I find it surprising that you wouldn't need to customize it at all to emphasize which points are most relevant to the question you're answering and explain how they apply. Many English questions might be answered by quoting the appropriate pages from either of the CGELs, but that's not really the most helpful way to answer a specific question. If you don't feel comfortable writing an answer from your own understanding supported by that source, maybe leave that question for someone else to answer and just comment with a pointer toward the other material.
Telling someone “Read this text from properly cited source. Here is a copy of it for your convenience. Any questions?” isn’t as helpful as trying to understand why someone asked the question and tailoring your response to address their specific source of confusion. I think there is no such thing as “reinventing the wheel” when teaching. Would a good teacher hand out a textbook at the start of a course and just say “Here, read this. It’s a really good explanation.”?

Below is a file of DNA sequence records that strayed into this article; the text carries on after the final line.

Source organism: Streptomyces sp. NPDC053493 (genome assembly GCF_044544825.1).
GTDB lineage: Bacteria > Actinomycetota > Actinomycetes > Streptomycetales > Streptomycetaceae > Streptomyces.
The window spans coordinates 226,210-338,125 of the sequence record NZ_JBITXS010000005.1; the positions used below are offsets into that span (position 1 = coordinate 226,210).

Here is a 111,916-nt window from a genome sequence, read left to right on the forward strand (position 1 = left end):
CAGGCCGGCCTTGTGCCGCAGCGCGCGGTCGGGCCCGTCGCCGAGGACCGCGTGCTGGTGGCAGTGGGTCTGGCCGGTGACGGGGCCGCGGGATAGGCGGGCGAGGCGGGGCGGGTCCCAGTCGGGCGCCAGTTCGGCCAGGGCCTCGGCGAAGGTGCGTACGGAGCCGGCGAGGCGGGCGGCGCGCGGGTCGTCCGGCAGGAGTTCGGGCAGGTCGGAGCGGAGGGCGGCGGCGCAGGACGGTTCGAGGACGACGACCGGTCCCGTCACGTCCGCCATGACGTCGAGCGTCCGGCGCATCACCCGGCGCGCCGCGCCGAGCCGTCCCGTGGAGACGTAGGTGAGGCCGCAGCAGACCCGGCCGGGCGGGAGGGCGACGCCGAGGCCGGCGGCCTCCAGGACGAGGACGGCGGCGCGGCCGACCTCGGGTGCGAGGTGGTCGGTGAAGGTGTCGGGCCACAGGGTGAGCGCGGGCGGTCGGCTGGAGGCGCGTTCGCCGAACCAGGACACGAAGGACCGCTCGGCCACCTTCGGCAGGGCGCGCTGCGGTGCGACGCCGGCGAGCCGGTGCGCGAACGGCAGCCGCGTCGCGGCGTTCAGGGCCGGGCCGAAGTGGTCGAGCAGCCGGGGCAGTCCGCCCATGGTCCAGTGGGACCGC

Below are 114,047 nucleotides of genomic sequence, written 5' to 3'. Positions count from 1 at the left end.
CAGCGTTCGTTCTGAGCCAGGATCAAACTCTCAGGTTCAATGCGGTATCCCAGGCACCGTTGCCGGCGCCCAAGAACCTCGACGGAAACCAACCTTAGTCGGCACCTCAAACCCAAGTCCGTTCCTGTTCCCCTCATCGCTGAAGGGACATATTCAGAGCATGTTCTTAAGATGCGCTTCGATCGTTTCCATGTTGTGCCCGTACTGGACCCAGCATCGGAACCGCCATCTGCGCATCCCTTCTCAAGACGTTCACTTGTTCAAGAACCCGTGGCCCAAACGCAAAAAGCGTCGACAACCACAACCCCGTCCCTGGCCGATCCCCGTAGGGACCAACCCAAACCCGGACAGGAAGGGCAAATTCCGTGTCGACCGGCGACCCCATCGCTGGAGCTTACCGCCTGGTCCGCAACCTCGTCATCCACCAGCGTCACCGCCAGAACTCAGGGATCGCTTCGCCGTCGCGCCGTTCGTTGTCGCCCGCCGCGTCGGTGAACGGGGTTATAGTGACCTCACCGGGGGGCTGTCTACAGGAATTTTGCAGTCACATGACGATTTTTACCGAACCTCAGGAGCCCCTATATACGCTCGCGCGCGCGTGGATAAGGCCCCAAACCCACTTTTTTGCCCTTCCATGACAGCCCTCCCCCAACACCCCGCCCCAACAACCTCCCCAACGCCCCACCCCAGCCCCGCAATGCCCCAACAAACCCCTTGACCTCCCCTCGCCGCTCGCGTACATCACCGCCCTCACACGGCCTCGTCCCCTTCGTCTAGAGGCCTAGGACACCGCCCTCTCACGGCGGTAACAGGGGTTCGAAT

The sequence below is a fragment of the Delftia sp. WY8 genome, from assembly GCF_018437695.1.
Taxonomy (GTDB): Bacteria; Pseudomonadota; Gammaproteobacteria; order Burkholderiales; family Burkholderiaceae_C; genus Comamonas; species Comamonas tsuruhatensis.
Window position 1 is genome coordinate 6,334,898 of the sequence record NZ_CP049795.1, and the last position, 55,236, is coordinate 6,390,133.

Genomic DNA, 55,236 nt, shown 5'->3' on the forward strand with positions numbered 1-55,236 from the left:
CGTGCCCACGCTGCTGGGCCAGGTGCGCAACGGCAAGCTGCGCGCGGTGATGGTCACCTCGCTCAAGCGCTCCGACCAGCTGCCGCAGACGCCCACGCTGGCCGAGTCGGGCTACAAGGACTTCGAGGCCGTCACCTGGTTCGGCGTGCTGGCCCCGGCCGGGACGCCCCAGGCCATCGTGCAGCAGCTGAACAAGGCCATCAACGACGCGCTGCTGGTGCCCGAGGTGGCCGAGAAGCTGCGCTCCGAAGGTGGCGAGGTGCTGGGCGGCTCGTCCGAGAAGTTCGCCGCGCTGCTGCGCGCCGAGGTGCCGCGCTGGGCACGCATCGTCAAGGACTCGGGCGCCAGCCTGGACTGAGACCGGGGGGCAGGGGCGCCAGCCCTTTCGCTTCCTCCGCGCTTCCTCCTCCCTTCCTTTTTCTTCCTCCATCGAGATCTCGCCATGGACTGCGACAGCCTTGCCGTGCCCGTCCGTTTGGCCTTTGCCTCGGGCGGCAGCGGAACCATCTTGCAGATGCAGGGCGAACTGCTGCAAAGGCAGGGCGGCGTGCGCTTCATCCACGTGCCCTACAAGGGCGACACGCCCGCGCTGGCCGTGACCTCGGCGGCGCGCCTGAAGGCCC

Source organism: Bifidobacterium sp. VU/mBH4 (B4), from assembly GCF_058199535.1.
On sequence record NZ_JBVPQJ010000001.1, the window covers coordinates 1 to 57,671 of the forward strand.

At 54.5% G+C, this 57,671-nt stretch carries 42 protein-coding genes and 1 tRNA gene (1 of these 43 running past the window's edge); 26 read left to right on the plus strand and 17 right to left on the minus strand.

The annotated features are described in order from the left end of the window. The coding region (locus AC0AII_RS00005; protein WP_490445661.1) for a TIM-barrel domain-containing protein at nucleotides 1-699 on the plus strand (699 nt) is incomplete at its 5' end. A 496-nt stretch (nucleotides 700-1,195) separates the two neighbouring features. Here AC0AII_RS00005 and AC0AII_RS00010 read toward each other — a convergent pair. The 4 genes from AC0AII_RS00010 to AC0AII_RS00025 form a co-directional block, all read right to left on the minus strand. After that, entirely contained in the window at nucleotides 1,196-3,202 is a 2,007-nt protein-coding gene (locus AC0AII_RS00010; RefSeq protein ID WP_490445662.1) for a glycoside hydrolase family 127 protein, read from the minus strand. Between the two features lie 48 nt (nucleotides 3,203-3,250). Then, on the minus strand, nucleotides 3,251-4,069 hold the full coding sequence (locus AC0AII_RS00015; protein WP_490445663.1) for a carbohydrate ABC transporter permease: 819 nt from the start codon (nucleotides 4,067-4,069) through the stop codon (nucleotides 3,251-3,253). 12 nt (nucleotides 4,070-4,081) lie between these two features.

I sympathize with wanting to use a source that has been looked over by an editor and had the grammar and spelling corrected, but on Stack Exchange sites you have an entire community of editors willing to help correct any mistakes. The site is set up so that posts can be improved over time. Someone who couldn't answer the question because they didn't understand the topic as well as you do can still contribute by correcting any mistakes you might have made in your answer. The community works together to make the content better.
Your perspective and expertise is more valuable to the asker than your answer being written in perfect English. Even just explaining why you think the source you've referenced in your answer is good is useful to someone who may not know enough about the topic to be able to judge which sources are credible.